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Word of the Day
Tuesday, June 27, 2017

Definitions for parallax

  1. the apparent displacement of an observed object due to a change in the position of the observer.
  2. Astronomy. the apparent angular displacement of a celestial body due to its being observed from the surface instead of from the center of the earth (diurnal parallax or geocentric parallax) or due to its being observed from the earth instead of from the sun (annual parallax or heliocentric parallax). Compare parallactic ellipse.
  3. the difference between the view of an object as seen through the picture-taking lens of a camera and the view as seen through a separate viewfinder.

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Citations for parallax
It is hard for a man walking rapidly along like Arthur not to mistake the parallax of objects in the different planes for the motion of a person in the shadows ... Paul Goodman, The Empire City: A Novel of New York City, 1959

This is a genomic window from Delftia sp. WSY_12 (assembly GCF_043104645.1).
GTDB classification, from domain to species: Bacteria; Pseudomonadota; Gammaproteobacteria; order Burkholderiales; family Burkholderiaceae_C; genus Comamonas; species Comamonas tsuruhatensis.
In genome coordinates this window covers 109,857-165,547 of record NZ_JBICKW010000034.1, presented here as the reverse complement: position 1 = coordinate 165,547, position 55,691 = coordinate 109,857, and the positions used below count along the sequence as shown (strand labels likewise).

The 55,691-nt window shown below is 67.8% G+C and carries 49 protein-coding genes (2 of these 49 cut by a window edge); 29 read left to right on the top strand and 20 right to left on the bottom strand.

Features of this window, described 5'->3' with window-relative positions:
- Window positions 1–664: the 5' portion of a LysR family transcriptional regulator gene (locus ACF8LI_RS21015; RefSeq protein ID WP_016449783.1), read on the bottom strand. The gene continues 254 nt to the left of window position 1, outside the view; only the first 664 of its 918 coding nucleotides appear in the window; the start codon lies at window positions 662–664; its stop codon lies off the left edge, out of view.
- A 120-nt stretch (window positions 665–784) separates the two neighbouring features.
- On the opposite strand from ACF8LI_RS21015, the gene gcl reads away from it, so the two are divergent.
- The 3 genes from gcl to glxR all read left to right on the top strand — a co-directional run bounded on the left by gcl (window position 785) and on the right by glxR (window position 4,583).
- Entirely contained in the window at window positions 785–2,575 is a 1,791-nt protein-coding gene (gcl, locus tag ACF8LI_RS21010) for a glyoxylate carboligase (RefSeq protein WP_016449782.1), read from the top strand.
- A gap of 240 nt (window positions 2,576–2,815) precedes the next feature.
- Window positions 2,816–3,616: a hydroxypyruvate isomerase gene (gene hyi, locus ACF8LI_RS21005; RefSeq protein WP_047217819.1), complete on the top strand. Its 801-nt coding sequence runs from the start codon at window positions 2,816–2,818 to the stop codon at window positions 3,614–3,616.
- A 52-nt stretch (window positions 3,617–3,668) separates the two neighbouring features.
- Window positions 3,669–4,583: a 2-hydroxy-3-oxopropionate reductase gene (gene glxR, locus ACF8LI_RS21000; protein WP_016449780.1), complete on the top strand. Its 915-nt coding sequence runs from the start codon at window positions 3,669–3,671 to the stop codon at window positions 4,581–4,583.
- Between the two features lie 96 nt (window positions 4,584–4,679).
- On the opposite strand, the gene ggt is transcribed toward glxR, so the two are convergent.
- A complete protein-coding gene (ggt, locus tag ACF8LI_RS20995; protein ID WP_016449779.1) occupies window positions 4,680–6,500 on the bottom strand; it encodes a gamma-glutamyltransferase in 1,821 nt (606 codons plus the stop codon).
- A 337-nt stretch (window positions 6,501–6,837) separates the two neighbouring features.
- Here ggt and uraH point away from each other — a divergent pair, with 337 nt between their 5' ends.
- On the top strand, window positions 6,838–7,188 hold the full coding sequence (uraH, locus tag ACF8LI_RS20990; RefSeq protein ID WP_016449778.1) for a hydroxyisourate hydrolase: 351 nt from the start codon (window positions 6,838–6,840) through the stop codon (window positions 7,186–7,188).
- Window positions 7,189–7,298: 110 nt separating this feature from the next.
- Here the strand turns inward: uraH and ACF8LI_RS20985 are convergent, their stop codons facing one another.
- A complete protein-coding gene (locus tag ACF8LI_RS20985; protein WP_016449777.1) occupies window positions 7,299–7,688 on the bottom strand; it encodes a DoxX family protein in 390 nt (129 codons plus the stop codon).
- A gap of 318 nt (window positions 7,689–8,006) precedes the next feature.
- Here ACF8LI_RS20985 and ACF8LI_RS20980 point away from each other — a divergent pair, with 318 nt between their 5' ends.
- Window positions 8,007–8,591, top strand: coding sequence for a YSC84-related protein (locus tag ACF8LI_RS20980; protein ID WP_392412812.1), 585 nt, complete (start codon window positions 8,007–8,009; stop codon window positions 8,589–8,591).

Voices ... come from everywhere and nowhere, sometimes catching up with lips, sometimes floating in the general parallax that sitting near the sides of the Penthouse Theater (where the movie opened yesterday) brings on. Renata Adler, "Petula Clark and Fred Asaire Head Cast: 2 Other Movies Begin Local Engagements," New York Times, October 10, 1968
Origin of parallax
Parallax drifts into Mr. Leopold Bloom’s head about 1:00 in the afternoon as he is walking to Davy Byrne’s pub for lunch (Episode 8, “Lestrygonians,” of Ulysses), and he attempts a partial etymology: “ParallaxPar it’s Greek: parallel, parallax.” Parallel and parallax both come from the same Greek elements: the preposition and combining form pará- “beside, from beside” and the adjective állos “other.” Parállēlos “beside one another, side by side” comes from pará- and the reciprocal pronoun allḗlōn “each other,” a derivative of állos. The second element of parállaxis is from another derivative of állos, the verb allássein (one of whose inflectional stems is allag-) “to make other, change.” Both parállēlos and parállaxis are most common in Hellenistic Greek technical and scientific works, e.g., in medicine, geometry, cartography, and astronomy. Parallax entered English in the 16th century.